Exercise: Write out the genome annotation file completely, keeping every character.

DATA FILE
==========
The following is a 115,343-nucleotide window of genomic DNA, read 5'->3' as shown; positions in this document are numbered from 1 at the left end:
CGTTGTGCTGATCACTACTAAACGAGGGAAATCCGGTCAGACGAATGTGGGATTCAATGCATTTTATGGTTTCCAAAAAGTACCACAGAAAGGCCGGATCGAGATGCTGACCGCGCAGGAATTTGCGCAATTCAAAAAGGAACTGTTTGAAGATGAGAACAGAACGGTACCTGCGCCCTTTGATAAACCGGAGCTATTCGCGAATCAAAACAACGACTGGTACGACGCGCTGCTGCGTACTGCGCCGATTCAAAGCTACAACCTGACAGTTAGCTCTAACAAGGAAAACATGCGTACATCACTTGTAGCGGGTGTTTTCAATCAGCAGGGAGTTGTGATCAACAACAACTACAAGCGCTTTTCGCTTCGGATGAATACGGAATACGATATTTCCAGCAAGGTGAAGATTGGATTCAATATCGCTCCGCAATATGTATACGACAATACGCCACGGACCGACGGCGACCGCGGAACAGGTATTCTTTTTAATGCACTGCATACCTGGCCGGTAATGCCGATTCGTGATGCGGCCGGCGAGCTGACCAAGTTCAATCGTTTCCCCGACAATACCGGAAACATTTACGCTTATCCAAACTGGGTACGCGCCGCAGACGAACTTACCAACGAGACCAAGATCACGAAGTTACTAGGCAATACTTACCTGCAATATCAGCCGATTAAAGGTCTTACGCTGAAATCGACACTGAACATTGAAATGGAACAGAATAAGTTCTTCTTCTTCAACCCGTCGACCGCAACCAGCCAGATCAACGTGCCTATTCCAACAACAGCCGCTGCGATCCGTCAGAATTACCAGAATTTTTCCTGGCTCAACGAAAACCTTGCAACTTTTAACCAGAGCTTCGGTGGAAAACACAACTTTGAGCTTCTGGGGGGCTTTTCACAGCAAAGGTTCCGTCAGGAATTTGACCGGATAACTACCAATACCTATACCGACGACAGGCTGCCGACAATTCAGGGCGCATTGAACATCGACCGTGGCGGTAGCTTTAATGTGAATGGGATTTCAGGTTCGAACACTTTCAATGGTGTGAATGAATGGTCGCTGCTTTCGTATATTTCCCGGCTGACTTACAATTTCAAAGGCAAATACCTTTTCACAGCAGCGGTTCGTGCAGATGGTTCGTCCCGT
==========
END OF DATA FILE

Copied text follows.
The following is a 115,343-nucleotide window of genomic DNA, read 5'->3' as shown; positions in this document are numbered from 1 at the left end:
CGTTGTGCTGATCACTACTAAACGAGGGAAATCCGGTCAGACGAATGTGGGATTCAATGCATTTTATGGTTTCCAAAAAGTACCACAGAAAGGCCGGATCGAGATGCTGACCGCGCAGGAATTTGCGCAATTCAAAAAGGAACTGTTTGAAGATGAGAACAGAACGGTACCTGCGCCCTTTGATAAACCGGAGCTATTCGCGAATCAAAACAACGACTGGTACGACGCGCTGCTGCGTACTGCGCCGATTCAAAGCTACAACCTGACAGTTAGCTCTAACAAGGAAAACATGCGTACATCACTTGTAGCGGGTGTTTTCAATCAGCAGGGAGTTGTGATCAACAACAACTACAAGCGCTTTTCGCTTCGGATGAATACGGAATACGATATTTCCAGCAAGGTGAAGATTGGATTCAATATCGCTCCGCAATATGTATACGACAATACGCCACGGACCGACGGCGACCGCGGAACAGGTATTCTTTTTAATGCACTGCATACCTGGCCGGTAATGCCGATTCGTGATGCGGCCGGCGAGCTGACCAAGTTCAATCGTTTCCCCGACAATACCGGAAACATTTACGCTTATCCAAACTGGGTACGCGCCGCAGACGAACTTACCAACGAGACCAAGATCACGAAGTTACTAGGCAATACTTACCTGCAATATCAGCCGATTAAAGGTCTTACGCTGAAATCGACACTGAACATTGAAATGGAACAGAATAAGTTCTTCTTCTTCAACCCGTCGACCGCAACCAGCCAGATCAACGTGCCTATTCCAACAACAGCCGCTGCGATCCGTCAGAATTACCAGAATTTTTCCTGGCTCAACGAAAACCTTGCAACTTTTAACCAGAGCTTCGGTGGAAAACACAACTTTGAGCTTCTGGGGGGCTTTTCACAGCAAAGGTTCCGTCAGGAATTTGACCGGATAACTACCAATACCTATACCGACGACAGGCTGCCGACAATTCAGGGCGCATTGAACATCGACCGTGGCGGTAGCTTTAATGTGAATGGGATTTCAGGTTCGAACACTTTCAATGGTGTGAATGAATGGTCGCTGCTTTCGTATATTTCCCGGCTGACTTACAATTTCAAAGGCAAATACCTTTTCACAGCAGCGGTTCGTGCAGATGGTTCGTCCCGT